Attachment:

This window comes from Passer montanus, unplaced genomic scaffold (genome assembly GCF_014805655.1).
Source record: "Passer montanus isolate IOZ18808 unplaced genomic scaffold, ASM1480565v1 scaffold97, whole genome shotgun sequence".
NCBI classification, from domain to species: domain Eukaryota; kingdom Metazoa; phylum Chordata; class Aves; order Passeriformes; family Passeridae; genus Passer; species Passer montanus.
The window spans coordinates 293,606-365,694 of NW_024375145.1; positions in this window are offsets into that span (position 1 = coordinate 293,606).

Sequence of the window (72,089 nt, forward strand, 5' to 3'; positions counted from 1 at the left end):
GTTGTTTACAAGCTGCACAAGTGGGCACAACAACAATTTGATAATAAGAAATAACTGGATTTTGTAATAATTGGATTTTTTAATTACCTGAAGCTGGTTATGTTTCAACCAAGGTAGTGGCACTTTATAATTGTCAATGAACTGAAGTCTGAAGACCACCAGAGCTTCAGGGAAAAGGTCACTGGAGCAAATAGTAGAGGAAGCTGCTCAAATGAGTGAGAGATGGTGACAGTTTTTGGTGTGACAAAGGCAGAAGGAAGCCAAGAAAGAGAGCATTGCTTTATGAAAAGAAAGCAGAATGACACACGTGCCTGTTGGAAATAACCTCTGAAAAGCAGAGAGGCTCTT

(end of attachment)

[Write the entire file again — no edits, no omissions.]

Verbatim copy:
This window comes from Passer montanus, unplaced genomic scaffold (genome assembly GCF_014805655.1).
Source record: "Passer montanus isolate IOZ18808 unplaced genomic scaffold, ASM1480565v1 scaffold97, whole genome shotgun sequence".
NCBI classification, from domain to species: domain Eukaryota; kingdom Metazoa; phylum Chordata; class Aves; order Passeriformes; family Passeridae; genus Passer; species Passer montanus.
The window spans coordinates 293,606-365,694 of NW_024375145.1; positions in this window are offsets into that span (position 1 = coordinate 293,606).

Sequence of the window (72,089 nt, forward strand, 5' to 3'; positions counted from 1 at the left end):
GTTGTTTACAAGCTGCACAAGTGGGCACAACAACAATTTGATAATAAGAAATAACTGGATTTTGTAATAATTGGATTTTTTAATTACCTGAAGCTGGTTATGTTTCAACCAAGGTAGTGGCACTTTATAATTGTCAATGAACTGAAGTCTGAAGACCACCAGAGCTTCAGGGAAAAGGTCACTGGAGCAAATAGTAGAGGAAGCTGCTCAAATGAGTGAGAGATGGTGACAGTTTTTGGTGTGACAAAGGCAGAAGGAAGCCAAGAAAGAGAGCATTGCTTTATGAAAAGAAAGCAGAATGACACACGTGCCTGTTGGAAATAACCTCTGAAAAGCAGAGAGGCTCTT